Published: 08 April 2021
The International Monetary Fund says it expects UK growth to be over 5% this year and next, pointing to the successful vaccine rollout as evidence for its positive outlook. The IMF also said the global recession would have been three times deeper had governments not stepped in to rescue their economies and suggested advanced economies may be able to avoid much of the long-term damage some economists had expected from the COVID-19 crisis.
Separately, the IMF is suggesting governments should consider raising taxes on the wealthy to help pay for the cost of Covid. A temporary increase in taxes on wealth or high incomes could help tackle inequalities that have widened due to the crisis, it said in a report, but also urged governments to "carefully assess trade-offs" and said reform of current policies on inheritance taxes or property, for example, should be considered before turning to wealth taxes.
Following a review, the Medicines and Healthcare products Regulatory Agency (MHRA) has said under-30s in the UK are to be offered an alternative Covid vaccine to the AstraZeneca jab due to evidence linking it to rare blood clots. By the end of March, 79 people had suffered rare blood clots after vaccination, 19 of whom died. Two thirds were women, and three of those who died were aged under 30. The regulator said there was no proof the jab had caused the clots but that ‘the link was getting firmer.’ The risk of rare blood clots is now put at about four in one million.
Meanwhile the EU's medicines regulator, the European Medicines Agency, said yesterday it had found a potential link between AstraZeneca's Covid-19 vaccine and blood clots in adults following a review of 86 European cases, but concluded the benefits of the vaccine outweighed the risk. However, the regulator said unusual blood clots should be listed as a very rare side effect of the AstraZeneca vaccine, The EMA could not list specific risk factors such as age or gender, but again, most blood clot cases were in women under 60.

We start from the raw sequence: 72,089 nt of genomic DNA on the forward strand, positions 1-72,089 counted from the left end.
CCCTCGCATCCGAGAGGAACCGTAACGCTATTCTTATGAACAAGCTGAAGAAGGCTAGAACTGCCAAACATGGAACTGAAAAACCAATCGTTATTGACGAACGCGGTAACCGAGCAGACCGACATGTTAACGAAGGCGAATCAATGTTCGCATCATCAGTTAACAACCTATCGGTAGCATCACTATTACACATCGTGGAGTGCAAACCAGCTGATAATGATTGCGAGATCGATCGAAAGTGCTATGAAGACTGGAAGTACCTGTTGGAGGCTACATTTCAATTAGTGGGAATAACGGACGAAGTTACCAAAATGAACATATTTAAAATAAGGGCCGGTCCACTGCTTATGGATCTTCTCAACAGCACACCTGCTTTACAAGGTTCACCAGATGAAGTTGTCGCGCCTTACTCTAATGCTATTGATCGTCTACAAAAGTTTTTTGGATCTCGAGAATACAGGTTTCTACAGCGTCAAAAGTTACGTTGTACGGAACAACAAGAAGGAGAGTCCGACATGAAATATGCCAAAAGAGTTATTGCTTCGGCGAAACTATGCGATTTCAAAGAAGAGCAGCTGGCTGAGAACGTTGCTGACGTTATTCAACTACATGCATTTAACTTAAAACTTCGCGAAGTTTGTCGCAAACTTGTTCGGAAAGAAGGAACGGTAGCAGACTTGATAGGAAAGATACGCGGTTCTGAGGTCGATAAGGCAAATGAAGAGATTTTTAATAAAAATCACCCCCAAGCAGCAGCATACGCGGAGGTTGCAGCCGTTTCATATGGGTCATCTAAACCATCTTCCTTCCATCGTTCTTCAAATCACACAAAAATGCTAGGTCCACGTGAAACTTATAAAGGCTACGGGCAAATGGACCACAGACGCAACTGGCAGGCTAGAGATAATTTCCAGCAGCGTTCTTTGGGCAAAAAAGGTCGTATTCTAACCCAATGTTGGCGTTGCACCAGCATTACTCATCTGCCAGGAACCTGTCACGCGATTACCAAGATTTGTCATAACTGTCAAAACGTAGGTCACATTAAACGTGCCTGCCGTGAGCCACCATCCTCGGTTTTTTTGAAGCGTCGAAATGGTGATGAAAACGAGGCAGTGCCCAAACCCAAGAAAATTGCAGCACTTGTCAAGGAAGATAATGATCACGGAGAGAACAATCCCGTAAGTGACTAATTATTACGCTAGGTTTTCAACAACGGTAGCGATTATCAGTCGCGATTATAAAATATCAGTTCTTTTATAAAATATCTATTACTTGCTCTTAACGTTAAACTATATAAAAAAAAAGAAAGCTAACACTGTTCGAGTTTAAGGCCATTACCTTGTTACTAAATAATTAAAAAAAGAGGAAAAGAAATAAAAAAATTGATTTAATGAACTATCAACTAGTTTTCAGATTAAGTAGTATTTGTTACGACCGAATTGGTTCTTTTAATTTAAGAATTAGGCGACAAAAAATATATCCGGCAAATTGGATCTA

Prof Sarah Gilbert, the scientist who led the team that created the Oxford/AstraZeneca coronavirus vaccine is set for a payday of more than £20m as the biotech firm she co-founded prepares to float on the US stock market. Gilbert owns 5.2% of Vaccitech, the Oxford University spin-out company that owns the biotechnology behind the covid vaccine and others for Mers, hepatitis B, the virus that causes shingles, and a range of cancers.
London airports will not need to expand until at least the 2030s, according to bosses at Gatwick. A prospectus published by the airport ahead of a £450m bond raising said extra capacity will not be needed for many years following a near-total collapse in passenger travel – the lowest levels since 1966 - triggered by Covid restrictions. The admission will add to speculation that plans to expand Heathrow are facing a long delay, says The Telegraph. Gatwick has lost its third biggest airline, Norwegian, during the crisis, and British Airways and Virgin Atlantic have pulled flights from the Sussex airport.
Ryanair said it expects a net loss for the 2021 financial year to be slightly less than its previous estimates, but lockdown restrictions and a slow EU rollout of the COVID vaccine means it will only just about break even in 2022. Net losses are now expected to be between €800m and €850m.
Over-50s travel and insurance company Saga reported an 84% drop in annual profit yesterday but said demand for holidays was strong. Underlying pretax profit for the year end of January 2020 fell to £17.1m from £109.9m as revenue plunged to £337.6m from £797.3m. However with most of its potential UK customers vaccinated and sitting on extra savings, the company said it was ready to restart travel operations in 2021. Cruise bookings for the next two years are up 20% on a year earlier, the company said.